- The Rockets are still learning how to meld together James Harden and Chris Paul's otherwordly skills, but that hasn't stopped them from wrecking every opponent in their path.
The Houston Rockets are learning. They’re still sorting out exactly what playing together will mean for James Harden and Chris Paul, who due to injury have only shared the court in four games to date. They’re clarifying how to best deploy newcomers P.J. Tucker and Luc Mbah a Moute, forwards who in tandem could unlock the flexibility of Houston’s roster. They’re testing the limits of Clint Capela, finding the right spots for Eric Gordon, and sussing out their options to maintain a top-10 defense. And all the while, they’re destroying everything in their path—wrecking competitive opponents with what amounts to a prototype.
Over the last two weeks alone, Houston has won five games—of a possible six—by 15 points or more. Most opponents never stood a chance. What resistance they could muster faded by the end of the first quarter, setting the stage for the Rockets to storm to a huge lead in the early second. Paul’s return to the lineup has had its intended effect: Houston, the only team in the league that can have an All-NBA point guard on the floor at all times, applies a constant pressure.
Odds are good that on a given night, at least one of Harden or Paul will slice through the defense with razor precision. It takes such different mindsets and disciplines to stop them; those defenders best equipped to keep Harden from rolling downhill might not have an answer for Paul’s meandering drives, and vice versa. One guard collapses a defense with a direct shot to its gut and the other strains it by stretching it sideways. Their contrast elevates.
Just when a defense gets used to the rhythm of Harden’s lobs to Capela, the channel flips to the pick-and-pop game between Paul and Ryan Anderson. Already those two have an intuitive chemistry. Anderson is the sort of sweet-shooting big that Paul never had in Los Angeles, an easy pressure release with the range to punish straying defenders. Neither Anderson nor Paul has had much of a chance to feel out the other. Yet in their time together, Paul averages almost six assists to Anderson alone per 36 minutes—all on three-pointers.
Paul is just a natural. A left knee injury has disjointed his tenure as a Rocket, taking him out of the season’s natural flow. Still he’s taken to an entirely new offense and entirely new teammates by totaling 38 assists to just six turnovers. Mike D’Antoni can sleep easy knowing that no other player in the league assists more threes a game than his new point guard, and even easier knowing that Harden, his other point guard, comes closest.
Factor in Gordon and the Rockets' entire guard rotation snaps into place with intimidating clarity. The template is simple: Harden plays around 36 minutes, bouncing between both backcourt positions, while Paul and Gordon split the remaining 60 minutes between them. Gordon is clearly overqualified for the job of a third guard. He spaces the floor (though his 33.1% shooting from beyond the arc suggests even better days to come), he creates off the dribble, and he even played backup point guard in Paul's absence. Gordon, the third-best ball-handler on his own team, even runs a mean pick-and-roll in his own right:
After joining the Rockets last season, Gordon shot with newfound abandon, launching up jumpers from incredible distances without the slightest hesitation. Because of that, his every hesitation makes for a more credible threat. Defenses bite on a play like this one because a pull-up three taken six seconds into the shot clock is exactly the kind of shot Gordon and D'Antoni want:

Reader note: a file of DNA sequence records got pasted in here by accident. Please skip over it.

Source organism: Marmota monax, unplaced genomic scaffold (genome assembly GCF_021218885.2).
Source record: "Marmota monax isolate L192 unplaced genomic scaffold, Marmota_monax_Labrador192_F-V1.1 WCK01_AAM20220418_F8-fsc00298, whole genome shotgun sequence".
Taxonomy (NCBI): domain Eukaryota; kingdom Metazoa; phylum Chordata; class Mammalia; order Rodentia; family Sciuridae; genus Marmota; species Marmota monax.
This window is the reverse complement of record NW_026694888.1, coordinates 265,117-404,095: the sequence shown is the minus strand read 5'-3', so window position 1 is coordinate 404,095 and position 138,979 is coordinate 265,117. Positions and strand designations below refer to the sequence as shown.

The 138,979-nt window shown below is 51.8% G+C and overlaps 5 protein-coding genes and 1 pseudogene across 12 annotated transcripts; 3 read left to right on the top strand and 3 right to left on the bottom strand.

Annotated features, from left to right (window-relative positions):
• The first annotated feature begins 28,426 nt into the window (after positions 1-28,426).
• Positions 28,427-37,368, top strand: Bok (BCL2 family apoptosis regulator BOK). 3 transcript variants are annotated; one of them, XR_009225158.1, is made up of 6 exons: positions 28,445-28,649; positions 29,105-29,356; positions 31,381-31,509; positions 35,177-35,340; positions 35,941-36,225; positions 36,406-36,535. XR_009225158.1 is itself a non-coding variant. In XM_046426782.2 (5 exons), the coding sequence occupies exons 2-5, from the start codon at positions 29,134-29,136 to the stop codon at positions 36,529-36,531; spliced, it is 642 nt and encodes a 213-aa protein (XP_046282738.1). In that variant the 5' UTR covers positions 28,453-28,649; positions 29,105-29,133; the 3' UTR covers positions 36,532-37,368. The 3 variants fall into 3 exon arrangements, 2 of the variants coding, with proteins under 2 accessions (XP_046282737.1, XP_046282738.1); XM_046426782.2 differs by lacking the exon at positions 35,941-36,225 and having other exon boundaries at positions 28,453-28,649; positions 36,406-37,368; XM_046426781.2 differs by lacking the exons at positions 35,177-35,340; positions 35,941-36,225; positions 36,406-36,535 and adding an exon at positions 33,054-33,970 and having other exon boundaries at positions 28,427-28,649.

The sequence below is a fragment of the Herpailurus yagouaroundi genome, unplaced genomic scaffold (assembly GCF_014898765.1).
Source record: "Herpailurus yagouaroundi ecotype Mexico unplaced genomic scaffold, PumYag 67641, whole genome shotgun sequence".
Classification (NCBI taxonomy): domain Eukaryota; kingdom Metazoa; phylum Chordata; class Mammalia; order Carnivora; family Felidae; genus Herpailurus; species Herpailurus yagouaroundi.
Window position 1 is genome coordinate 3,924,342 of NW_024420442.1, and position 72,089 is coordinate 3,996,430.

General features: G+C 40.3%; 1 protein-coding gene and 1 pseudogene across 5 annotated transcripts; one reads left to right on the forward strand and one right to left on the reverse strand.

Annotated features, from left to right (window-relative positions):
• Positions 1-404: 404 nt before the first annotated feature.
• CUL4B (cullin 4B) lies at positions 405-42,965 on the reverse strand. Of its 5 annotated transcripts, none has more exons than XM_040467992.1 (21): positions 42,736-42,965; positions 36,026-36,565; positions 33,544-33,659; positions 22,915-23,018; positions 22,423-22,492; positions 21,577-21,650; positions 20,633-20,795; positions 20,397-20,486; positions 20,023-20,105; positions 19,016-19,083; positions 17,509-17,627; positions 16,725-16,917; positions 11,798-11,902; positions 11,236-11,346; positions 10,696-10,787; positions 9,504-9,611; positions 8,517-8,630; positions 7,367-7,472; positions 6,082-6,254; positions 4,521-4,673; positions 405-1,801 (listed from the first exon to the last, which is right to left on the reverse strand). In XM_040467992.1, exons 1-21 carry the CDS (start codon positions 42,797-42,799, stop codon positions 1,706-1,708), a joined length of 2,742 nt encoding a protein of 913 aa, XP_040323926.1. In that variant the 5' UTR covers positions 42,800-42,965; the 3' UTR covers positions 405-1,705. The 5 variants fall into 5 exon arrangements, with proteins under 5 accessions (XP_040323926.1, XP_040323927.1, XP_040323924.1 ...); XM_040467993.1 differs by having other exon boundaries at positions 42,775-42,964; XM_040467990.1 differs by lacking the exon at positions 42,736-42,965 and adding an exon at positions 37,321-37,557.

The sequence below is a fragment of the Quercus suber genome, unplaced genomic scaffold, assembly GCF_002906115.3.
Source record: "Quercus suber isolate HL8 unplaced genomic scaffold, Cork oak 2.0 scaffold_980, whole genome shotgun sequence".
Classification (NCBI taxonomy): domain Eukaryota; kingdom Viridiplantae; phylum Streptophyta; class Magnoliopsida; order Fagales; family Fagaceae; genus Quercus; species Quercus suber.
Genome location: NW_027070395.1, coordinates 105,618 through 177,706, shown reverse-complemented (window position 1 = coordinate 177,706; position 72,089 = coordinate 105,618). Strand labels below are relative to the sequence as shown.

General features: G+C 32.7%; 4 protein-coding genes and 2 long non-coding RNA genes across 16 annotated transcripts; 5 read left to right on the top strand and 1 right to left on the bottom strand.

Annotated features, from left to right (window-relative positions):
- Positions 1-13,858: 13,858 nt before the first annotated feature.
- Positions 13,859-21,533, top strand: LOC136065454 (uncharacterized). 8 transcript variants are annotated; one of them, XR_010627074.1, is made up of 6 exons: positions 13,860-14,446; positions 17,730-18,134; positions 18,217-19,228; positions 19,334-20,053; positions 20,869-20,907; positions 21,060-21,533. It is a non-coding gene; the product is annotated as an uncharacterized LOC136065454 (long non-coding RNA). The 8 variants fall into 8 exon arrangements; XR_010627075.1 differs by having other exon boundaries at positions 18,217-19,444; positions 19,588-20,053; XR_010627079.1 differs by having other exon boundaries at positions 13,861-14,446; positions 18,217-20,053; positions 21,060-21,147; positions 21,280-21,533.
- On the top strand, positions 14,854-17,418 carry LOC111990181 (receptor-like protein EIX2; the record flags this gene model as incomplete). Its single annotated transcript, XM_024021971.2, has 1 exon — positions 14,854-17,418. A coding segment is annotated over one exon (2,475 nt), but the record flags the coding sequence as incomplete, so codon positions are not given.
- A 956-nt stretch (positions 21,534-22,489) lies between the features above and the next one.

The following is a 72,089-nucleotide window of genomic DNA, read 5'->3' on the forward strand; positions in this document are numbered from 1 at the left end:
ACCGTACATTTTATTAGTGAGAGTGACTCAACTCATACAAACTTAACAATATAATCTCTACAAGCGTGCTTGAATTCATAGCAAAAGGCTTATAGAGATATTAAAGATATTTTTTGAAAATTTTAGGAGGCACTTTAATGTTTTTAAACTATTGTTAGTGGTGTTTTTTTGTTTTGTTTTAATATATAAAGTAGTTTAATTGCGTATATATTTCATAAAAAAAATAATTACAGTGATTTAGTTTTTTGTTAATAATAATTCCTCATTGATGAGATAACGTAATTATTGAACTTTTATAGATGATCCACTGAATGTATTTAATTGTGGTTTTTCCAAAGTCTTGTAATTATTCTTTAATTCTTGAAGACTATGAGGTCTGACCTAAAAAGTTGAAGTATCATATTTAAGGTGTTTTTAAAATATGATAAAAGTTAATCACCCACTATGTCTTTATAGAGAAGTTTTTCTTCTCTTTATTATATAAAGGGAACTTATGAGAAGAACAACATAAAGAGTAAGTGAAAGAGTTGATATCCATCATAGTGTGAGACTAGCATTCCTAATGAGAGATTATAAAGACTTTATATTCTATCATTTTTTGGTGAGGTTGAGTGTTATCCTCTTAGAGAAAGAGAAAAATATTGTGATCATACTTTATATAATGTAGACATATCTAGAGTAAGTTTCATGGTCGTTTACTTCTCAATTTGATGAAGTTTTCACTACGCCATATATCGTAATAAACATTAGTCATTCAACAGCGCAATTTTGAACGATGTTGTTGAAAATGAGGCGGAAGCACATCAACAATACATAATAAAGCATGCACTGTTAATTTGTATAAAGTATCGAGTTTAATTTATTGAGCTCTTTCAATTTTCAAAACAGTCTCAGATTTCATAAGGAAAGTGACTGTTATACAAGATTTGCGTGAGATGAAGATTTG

Gordon has never looked quicker. His drives from the arc to the rim are a jolt, made all the more challenging to cover by the fact that opponents dedicate less attention and lesser defenders to Gordon than before. In a less crowded conference, his 20.9 points per game might even be generating some heat as a potential All-Star. He'll likely have to settle for being one of the most important reserves in the league—and a connective piece in many of Houston's best lineups.
Considering how much Houston wants the ball in the hands of Harden and Paul, Gordon is close to a best-case scenario as a secondary ball-handler. His presence alone can help keep Paul's minutes in check, an essential measure over the long regular season. And in terms of play style, Gordon can make a huge impact in a game with minimal time of possession. Most of his best plays are quick-hitting in a way that builds off of what the Rockets' playmakers do best. Harden has already connected with Gordon for 34 assists, yielding 90 total points. Paul's return to the lineup should build on that theme, filling Gordon's nights with even more open looks.
That the three guards have logged just five total minutes together thus far suggests Houston has layers yet unseen. There will be occasion for those lineups, just as there is a call for every variation we've seen thus far. The Rockets have builds within builds, a counter for most every occasion. When it's not Capela, it's Nene. When a matchup doesn't favor Anderson, it might Mbah a Moute. Players like Tucker and Trevor Ariza can slide around as D'Antoni sees fit, while the underlining all-world playmaking of Harden and Paul tie it all together.
This is a team that can sit two of its best players and still beat the Nuggets by 30. It's clear already that the formula behind the Rockets works. Less certain is the furthest extent of their reach, a world of possibility beyond blowout after blowout.